The town kicked up its legs, put on an actual parade for all those who’d decide which town got the bomb works, her daddy being one of the deciders, a tall heavy-nosed state politician who looked good in a suit when others didn’t. His wife came along for the parade, and their daughter handed out flyers coincidental with the next election.

Hump took two.

The other guys kept their hands in their pockets once they Thank you ma’med her. Hump didn’t even look at the flyer before he wanted another. Known as Hump to his face, a face that looked enough like John Wayne’s that some people thought he should get a rope and start in with a lariat, if not a horse, he was not as shy as he could have been since you don’t get to be eighteen looking like that without some serious experience. A Marybeth was trying to wound him grievously by applying for a job in the next town, a Collette slunk around in a long dress in this 95 degree parade weather in the middle of a float that read: We’re ready if you are, and a Nancy wore nothing under her band jacket just in case.

Terese Svoboda

Terese Svoboda is the author of eleven books of poetry, prose, translation and memoir. Trailer Girl and Other Stories, her third novel, is being reissued in paper this fall. “Unnerve thyself: the violent and enthralling short stories in Trailer Girl detonate on contact,” writes Vanity Fair. Her memoir Black Glasses Like Clark Kent was termed “Astounding!” by the New York Post and selected as a Japan Times “Best of Asia 2008” book and won the Graywolf Nonfiction Prize. Praised as a “fabulous fabulist” by Publishers Weekly for her fourth novel, Tin God, Vogue lauded her first, Cannibal, as a female Heart of Darkness. Svoboda is also the recipient of the Bobst Prize (for Cannibal), the Iowa Prize for poetry and the O. Henry Award for the short story. Her work has been selected for the “Writer’s Choice” column in the New York Times Book Review, a SPIN magazine book of the year, and one of the Voice Literary Supplement’s ten best reads. Her fifth and sixth novels are scheduled to appear in 2010 and 2011.

Q&A by Hannah Tinti

HT: Where did the idea for this story come from?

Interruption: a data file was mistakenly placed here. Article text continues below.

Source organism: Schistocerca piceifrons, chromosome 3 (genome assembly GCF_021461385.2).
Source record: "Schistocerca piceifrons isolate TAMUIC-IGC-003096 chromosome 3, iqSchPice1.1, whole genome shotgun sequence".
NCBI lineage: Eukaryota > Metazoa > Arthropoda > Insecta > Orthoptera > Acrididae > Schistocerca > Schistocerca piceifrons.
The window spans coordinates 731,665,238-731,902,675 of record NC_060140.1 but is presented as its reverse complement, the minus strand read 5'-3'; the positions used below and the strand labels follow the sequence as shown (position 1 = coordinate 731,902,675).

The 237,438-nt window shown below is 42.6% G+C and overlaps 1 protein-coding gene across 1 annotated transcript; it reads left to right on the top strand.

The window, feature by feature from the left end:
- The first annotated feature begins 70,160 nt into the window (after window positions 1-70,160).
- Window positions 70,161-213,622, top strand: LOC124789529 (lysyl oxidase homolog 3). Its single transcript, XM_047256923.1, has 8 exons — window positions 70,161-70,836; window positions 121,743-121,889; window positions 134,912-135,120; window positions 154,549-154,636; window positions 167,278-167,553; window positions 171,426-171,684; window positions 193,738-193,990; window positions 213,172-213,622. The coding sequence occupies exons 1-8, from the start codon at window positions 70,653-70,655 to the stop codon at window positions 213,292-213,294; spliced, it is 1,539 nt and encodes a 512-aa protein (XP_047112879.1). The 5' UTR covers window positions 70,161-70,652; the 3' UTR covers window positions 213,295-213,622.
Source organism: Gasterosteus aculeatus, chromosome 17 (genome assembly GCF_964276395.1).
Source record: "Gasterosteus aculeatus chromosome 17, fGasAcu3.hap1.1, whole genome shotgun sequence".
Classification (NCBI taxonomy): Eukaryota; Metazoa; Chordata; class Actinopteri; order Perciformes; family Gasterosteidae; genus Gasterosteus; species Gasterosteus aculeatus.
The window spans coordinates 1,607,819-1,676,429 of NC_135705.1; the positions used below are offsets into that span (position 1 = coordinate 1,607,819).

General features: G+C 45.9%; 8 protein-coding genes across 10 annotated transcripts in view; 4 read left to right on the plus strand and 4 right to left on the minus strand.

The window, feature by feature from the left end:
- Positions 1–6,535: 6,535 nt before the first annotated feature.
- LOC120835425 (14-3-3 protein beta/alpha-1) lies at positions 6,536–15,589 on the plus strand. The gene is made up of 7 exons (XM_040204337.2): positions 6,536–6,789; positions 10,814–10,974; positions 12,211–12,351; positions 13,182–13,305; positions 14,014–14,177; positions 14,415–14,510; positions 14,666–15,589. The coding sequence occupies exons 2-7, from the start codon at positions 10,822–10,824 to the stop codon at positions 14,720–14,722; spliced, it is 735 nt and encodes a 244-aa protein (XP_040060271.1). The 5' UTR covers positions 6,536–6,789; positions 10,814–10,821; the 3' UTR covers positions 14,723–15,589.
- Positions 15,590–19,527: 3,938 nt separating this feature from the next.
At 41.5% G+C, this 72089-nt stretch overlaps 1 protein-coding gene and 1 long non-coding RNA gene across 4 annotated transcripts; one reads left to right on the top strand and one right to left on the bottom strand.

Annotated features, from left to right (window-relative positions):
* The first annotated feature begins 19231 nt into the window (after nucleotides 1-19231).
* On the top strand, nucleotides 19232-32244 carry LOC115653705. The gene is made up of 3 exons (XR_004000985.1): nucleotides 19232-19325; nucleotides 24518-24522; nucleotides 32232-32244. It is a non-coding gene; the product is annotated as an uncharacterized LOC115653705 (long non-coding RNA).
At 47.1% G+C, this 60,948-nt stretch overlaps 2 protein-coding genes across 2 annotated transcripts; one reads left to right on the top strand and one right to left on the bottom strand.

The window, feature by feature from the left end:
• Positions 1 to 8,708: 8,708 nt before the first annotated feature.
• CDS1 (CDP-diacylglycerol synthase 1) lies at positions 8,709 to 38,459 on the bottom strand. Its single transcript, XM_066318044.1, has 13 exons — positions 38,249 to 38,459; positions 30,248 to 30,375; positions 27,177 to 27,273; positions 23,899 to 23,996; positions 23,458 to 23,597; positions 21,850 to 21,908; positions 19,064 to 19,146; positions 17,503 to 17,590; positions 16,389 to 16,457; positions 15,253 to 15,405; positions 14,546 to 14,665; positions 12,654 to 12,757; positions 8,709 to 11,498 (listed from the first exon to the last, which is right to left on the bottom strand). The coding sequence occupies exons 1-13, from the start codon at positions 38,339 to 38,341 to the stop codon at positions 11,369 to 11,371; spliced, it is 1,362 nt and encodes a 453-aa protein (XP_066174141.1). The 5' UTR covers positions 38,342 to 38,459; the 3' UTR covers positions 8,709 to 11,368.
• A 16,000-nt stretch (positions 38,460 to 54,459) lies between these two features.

TS: In 2002, one thousand dump trucks emptied earth ten percent more toxic than national standards next to my father’s farm in Nebraska. It had come from the Black Hills Army Depot that had chromium crystals 41,000 times more concentrated than the chromium Brockovich complained about in her movie. They were “remediating” it because they wanted to sell the land. For some reason, they couldn’t leave it where it was. I did a lot of research about BHAD—all bad. But nobody wanted to read another terrible environmental story. For years I wondered how to attract attention to the Army’s malfeasance. A love story as back story?
HT: What was the most challenging aspect of writing this story?
TS: Having too much information.
HT: Can you tell us a little about the title?
TS: The BHAD repaired and maintained ordnance. Hump, the main character, has his arms around his girl when he thinks about how he’s “not standing there waiting for the bombs to hit me, I’m actually putting my arms around them.” He’s the WWII Dr. Strangelove.
HT: The attention to language and lyrical style in this story is very strong. Do you bring your work as a poet to mind when you are writing prose, or do you consider them separate animals?
TS: All the animals live in the same zoo.
HT: Why did you choose not to name Hump’s girl in the story?
TS: I have this theory that in close third person, people don’t think about other people in terms of their names. But she is named. A nurse calls her by name in the last clinic scene.
HT: There is a great deal of unacknowledged danger in this town—the bombs, the mercury, even the bull—did you intentionally weave it through as a metaphor, or did it just turn out that way?
TS: This is a fifth of Great American Desert, a full-length novel set in the Midwest, in which the land poisons people. Of course people poison land but land is inert and can’t be killed so it’s really people poisoning themselves. The land remains. Death and sex—what a lot of dirt!
HT: Where do you see Hump and his girl going from here? Will you continue writing about them?
TS: Hump does not survive. I guess that’s implicit in the ending. His girl is pivotal later in the book as a relative to the characters who find themselves watching the thousand trucks arrive.
HT: How long did it take you to complete this story?
TS: Seven years. Then I rewrote it extensively for One Story.
HT: What are you working on now?
TS: I just finished Great American Desert, the novel that contains the story. I’ve almost finished another called Scylla and Her Sister, a contemporary version of Odysseus’ temptation. My fifth novel, Pirate Talk or Mermalade, will be published this fall, and Bohemian Girl, my sixth novel, will be published in 2011.
HT: What is the best bit of advice about writing you have ever received?
TS: Low rent—Grace Paley.